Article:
New Delhi, Feb 15 (UNI) Delhi Chief Minister Sheila Dikshit today said the national capital has become a city of flowers and to retain its beauty not only the constant efforts of the government but the participation of the people was needed.
Talking to UNI after inaugurating the 21st Garden Tourism Festival, Ms Dikshit said every effort would be made to make the Garden of Five Senses, one of the prides of Delhi and for its upkeep and beautification, private participation would be sought.
" Maintaining such a huge garden is no mean feat and to keep its beauty intact we are looking for private players so that its soul remains as divine as ever," she said at the Garden of Five Senses, the venue for the annual festival.
Ms Dikshit said a majority of the flowers of the garden this year were not as healthy as they were last year because of harsh cold conditions that prevailed in the capital and the rest of the country.
On this occasion, she also congratulated participants and judges of the festival, saying their role in the event were of immense importance and their contribution must be applauded.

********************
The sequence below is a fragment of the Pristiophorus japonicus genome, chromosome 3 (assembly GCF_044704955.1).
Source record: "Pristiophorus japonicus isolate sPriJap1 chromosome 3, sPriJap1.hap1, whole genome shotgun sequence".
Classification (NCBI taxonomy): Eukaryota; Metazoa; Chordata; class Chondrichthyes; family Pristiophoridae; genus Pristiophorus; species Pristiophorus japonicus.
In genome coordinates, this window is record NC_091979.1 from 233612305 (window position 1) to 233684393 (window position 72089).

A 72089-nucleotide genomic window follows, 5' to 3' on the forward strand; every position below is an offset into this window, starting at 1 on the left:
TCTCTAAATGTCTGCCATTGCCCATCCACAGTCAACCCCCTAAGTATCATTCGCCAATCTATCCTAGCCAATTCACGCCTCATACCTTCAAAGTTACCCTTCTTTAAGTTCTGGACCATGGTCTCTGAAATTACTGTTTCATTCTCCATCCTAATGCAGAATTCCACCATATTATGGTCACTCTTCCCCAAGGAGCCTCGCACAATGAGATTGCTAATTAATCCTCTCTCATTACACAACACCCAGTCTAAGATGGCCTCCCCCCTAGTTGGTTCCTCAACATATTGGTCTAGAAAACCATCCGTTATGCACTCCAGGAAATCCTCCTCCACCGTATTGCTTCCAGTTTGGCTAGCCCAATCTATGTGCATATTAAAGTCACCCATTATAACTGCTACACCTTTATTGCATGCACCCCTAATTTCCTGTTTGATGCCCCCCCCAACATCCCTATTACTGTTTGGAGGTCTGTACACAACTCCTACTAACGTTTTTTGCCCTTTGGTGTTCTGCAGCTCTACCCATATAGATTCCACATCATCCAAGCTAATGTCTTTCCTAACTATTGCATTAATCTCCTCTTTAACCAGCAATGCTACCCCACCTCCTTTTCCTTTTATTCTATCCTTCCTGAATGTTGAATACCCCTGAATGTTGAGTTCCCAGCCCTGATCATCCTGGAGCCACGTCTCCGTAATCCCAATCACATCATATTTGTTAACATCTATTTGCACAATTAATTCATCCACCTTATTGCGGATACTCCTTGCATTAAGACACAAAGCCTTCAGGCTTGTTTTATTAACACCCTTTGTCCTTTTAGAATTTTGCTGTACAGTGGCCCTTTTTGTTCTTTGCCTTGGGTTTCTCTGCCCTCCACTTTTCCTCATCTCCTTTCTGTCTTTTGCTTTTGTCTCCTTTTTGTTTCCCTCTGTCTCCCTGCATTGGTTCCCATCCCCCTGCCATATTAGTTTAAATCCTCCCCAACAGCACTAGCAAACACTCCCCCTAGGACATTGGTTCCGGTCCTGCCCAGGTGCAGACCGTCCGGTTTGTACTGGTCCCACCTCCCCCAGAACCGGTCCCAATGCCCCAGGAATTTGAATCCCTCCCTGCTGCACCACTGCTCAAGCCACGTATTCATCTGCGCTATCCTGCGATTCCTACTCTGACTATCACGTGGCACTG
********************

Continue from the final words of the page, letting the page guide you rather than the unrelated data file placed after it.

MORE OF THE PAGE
The Chief Minister also released a souvenir of Late Sarla Bhargava, the founder of Kitchen Garden Association, and dedicated the festival to her, saying the relentless work she did to make Delhi the city of flowers deserved the laurels of the highest degree.
Heaping rich praises on Sarla, she said the Kitchen Garden Founder started fasting on Thursdays during the war with Pakistan so that others could emulate her and make their contribution to commensurate the paucity of food grains in the country at that time.
Delhi Tourism Minister Arvinder Singh Lovely, Transport Minister Haroon Yousuf, Local MLA Balram Singh Tanwar and Delhi Tourism CMD Sumati Mehta were also present on the occasion.
The festival is being organised with the aim of raising awareness about environment conservation and promoting floriculture.
The festival has become the largest flower show in the city in the past two decades, with more than 40,000 people visiting the festival.
Potted plants, foliage, medicinal and herbal plants are also on display.
This year, the festival, whose theme is 'Indian Ethnic Garden', proposes to adopt an approach of mixing cultural heritage with anything special to create a garden. Terracotta, urns, bells and other such decorative items can be incorporated with trees, be they banana, mango, coconut or kademba. Rustic pergola, seats, tables of log of wood, mounds of green can also be added.
The festival also has various competitions organised in 32 categories such as hanging baskets, seasonal flowers, floral animals, aromatic plants, tray gardens and cut flowers.
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